I’m delighted to be co-hosting today’s stop on the blog tour for The Emperor of Shoes by Spencer Wise alongside my tour buddy, Emma’s Bookish Corner.  My thanks to Anne at Random Things Tours for inviting me to take part in the tour and for introducing me to a book I might otherwise not have read.  You can read my review below.

The Emperor of ShoesAbout the Book

Alex Cohen, a twenty-six-year-old Jewish Bostonian, is living in southern China, where his father runs their family-owned shoe factory. Alex reluctantly assumes the helm of the company, but as he explores the plant’s vast floors and assembly lines, he comes to a grim realization: employees are exploited, regulatory systems are corrupt and Alex’s own father is engaging in bribes to protect the bottom line.

When Alex meets a seamstress named Ivy, his sympathies begin to shift. She is an embedded organizer of a pro-democratic Chinese party, secretly sowing dissonance among her fellow labourers. Will Alex remain loyal to his father and his heritage? Or will the sparks of revolution ignite?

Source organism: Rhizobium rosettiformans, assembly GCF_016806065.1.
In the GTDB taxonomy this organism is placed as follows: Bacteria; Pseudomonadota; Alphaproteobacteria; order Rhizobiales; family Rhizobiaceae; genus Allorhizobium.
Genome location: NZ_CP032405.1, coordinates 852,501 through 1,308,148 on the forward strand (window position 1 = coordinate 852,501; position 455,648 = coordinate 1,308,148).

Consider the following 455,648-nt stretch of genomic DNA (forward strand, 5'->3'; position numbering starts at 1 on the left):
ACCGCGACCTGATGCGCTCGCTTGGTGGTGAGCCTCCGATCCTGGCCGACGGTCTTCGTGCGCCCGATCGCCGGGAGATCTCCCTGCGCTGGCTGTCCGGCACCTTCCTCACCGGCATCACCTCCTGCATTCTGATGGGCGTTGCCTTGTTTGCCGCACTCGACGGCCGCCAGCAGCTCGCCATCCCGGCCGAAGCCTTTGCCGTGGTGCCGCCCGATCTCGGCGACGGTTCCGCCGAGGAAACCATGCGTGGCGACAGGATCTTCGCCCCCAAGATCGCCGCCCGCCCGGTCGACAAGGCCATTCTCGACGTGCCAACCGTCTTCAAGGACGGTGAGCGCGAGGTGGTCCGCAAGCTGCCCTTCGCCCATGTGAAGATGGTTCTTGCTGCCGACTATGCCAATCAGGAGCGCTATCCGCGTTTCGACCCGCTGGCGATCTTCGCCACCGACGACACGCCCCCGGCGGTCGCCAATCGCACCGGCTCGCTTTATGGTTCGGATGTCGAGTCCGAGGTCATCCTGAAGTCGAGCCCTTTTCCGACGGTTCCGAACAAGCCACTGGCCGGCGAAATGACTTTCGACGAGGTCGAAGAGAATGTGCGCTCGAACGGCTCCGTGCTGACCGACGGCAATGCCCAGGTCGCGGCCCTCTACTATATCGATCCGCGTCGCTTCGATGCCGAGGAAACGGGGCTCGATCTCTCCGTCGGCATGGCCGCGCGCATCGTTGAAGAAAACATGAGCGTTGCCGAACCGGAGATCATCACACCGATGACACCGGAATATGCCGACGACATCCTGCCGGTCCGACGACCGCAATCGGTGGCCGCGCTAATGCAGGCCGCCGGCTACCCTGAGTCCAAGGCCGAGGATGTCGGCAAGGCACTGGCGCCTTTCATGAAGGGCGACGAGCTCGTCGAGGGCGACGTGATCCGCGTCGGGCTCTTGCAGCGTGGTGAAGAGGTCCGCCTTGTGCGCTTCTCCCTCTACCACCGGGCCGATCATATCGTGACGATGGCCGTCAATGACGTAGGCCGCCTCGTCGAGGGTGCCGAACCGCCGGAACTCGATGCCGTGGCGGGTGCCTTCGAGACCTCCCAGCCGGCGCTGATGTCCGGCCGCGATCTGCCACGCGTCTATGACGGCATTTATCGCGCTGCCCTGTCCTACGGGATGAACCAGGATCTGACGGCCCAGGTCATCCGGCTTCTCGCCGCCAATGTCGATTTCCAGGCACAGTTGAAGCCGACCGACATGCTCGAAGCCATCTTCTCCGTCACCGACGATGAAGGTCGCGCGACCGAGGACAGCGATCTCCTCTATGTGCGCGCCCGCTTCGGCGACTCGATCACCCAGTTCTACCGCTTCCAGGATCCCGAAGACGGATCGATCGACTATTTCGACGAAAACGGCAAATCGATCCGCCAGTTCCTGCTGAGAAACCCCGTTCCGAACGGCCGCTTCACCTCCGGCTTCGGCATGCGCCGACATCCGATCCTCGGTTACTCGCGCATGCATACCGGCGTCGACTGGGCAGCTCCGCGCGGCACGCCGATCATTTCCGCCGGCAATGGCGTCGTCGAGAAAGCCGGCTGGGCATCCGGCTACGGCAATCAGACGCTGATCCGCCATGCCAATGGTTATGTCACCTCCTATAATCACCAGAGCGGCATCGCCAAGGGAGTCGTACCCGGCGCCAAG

Praise for The Emperor of Shoes

‘Spencer Wise’s The Emperor of Shoes is one of the most complex, nuanced, character-rich first novels I have ever read. It is utterly original in portraying a twenty-first century Jewish diaspora, with one foot in homeland America and one foot in Asia creating consumer products, and, for Wise s protagonist, with an accompanying empathy for China s grassroots aspirations. Wise comes to us fully-flighted as a master stylist and a compelling storyteller’ – Robert Olen Butler, Pulitzer Prize winner

‘Fresh and innovative, Spencer Wise’s The Emperor of Shoes is the latest addition to the tradition of young-man fiction that starts with Bellow and Roth… I’ve taught for more than forty years; this is the best first novel I’ve ever read’ – David Kirby, National Book Award Nominee